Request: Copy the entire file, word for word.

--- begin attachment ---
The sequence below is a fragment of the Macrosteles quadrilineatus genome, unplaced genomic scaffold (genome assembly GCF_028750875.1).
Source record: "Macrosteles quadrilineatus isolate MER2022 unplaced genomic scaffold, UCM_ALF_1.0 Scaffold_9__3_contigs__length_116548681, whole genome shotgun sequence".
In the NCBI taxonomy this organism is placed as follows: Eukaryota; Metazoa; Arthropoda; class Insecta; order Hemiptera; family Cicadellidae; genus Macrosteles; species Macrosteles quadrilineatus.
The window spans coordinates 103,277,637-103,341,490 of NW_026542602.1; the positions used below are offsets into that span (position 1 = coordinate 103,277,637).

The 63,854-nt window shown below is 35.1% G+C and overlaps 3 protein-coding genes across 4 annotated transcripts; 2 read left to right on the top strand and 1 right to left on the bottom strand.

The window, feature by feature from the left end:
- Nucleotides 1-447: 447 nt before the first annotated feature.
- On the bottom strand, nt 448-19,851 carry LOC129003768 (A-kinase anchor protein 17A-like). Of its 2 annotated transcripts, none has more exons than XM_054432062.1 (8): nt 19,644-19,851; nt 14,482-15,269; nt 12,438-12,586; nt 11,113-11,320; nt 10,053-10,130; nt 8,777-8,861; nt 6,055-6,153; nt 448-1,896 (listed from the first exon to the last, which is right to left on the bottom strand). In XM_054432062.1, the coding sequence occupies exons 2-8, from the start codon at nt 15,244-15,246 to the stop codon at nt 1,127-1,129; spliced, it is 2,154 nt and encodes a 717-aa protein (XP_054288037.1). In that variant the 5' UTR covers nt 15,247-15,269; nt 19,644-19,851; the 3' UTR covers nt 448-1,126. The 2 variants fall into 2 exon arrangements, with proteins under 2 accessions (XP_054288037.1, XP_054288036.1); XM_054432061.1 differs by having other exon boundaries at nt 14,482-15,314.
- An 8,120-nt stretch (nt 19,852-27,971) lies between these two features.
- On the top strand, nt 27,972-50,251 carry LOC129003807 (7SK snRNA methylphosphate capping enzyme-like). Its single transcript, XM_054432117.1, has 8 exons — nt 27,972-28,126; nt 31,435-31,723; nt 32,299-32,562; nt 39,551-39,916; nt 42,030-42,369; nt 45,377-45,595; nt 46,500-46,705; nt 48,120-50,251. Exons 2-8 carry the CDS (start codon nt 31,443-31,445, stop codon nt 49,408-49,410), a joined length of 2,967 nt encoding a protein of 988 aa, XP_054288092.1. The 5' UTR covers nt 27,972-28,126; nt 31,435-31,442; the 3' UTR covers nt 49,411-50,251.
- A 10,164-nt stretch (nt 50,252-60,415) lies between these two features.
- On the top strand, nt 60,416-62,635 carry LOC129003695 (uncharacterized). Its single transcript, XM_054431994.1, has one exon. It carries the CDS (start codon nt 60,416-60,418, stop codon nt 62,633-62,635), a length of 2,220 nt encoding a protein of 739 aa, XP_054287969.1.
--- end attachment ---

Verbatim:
The sequence below is a fragment of the Macrosteles quadrilineatus genome, unplaced genomic scaffold (genome assembly GCF_028750875.1).
Source record: "Macrosteles quadrilineatus isolate MER2022 unplaced genomic scaffold, UCM_ALF_1.0 Scaffold_9__3_contigs__length_116548681, whole genome shotgun sequence".
In the NCBI taxonomy this organism is placed as follows: Eukaryota; Metazoa; Arthropoda; class Insecta; order Hemiptera; family Cicadellidae; genus Macrosteles; species Macrosteles quadrilineatus.
The window spans coordinates 103,277,637-103,341,490 of NW_026542602.1; the positions used below are offsets into that span (position 1 = coordinate 103,277,637).

The 63,854-nt window shown below is 35.1% G+C and overlaps 3 protein-coding genes across 4 annotated transcripts; 2 read left to right on the top strand and 1 right to left on the bottom strand.

The window, feature by feature from the left end:
- Nucleotides 1-447: 447 nt before the first annotated feature.
- On the bottom strand, nt 448-19,851 carry LOC129003768 (A-kinase anchor protein 17A-like). Of its 2 annotated transcripts, none has more exons than XM_054432062.1 (8): nt 19,644-19,851; nt 14,482-15,269; nt 12,438-12,586; nt 11,113-11,320; nt 10,053-10,130; nt 8,777-8,861; nt 6,055-6,153; nt 448-1,896 (listed from the first exon to the last, which is right to left on the bottom strand). In XM_054432062.1, the coding sequence occupies exons 2-8, from the start codon at nt 15,244-15,246 to the stop codon at nt 1,127-1,129; spliced, it is 2,154 nt and encodes a 717-aa protein (XP_054288037.1). In that variant the 5' UTR covers nt 15,247-15,269; nt 19,644-19,851; the 3' UTR covers nt 448-1,126. The 2 variants fall into 2 exon arrangements, with proteins under 2 accessions (XP_054288037.1, XP_054288036.1); XM_054432061.1 differs by having other exon boundaries at nt 14,482-15,314.
- An 8,120-nt stretch (nt 19,852-27,971) lies between these two features.
- On the top strand, nt 27,972-50,251 carry LOC129003807 (7SK snRNA methylphosphate capping enzyme-like). Its single transcript, XM_054432117.1, has 8 exons — nt 27,972-28,126; nt 31,435-31,723; nt 32,299-32,562; nt 39,551-39,916; nt 42,030-42,369; nt 45,377-45,595; nt 46,500-46,705; nt 48,120-50,251. Exons 2-8 carry the CDS (start codon nt 31,443-31,445, stop codon nt 49,408-49,410), a joined length of 2,967 nt encoding a protein of 988 aa, XP_054288092.1. The 5' UTR covers nt 27,972-28,126; nt 31,435-31,442; the 3' UTR covers nt 49,411-50,251.
- A 10,164-nt stretch (nt 50,252-60,415) lies between these two features.
- On the top strand, nt 60,416-62,635 carry LOC129003695 (uncharacterized). Its single transcript, XM_054431994.1, has one exon. It carries the CDS (start codon nt 60,416-60,418, stop codon nt 62,633-62,635), a length of 2,220 nt encoding a protein of 739 aa, XP_054287969.1.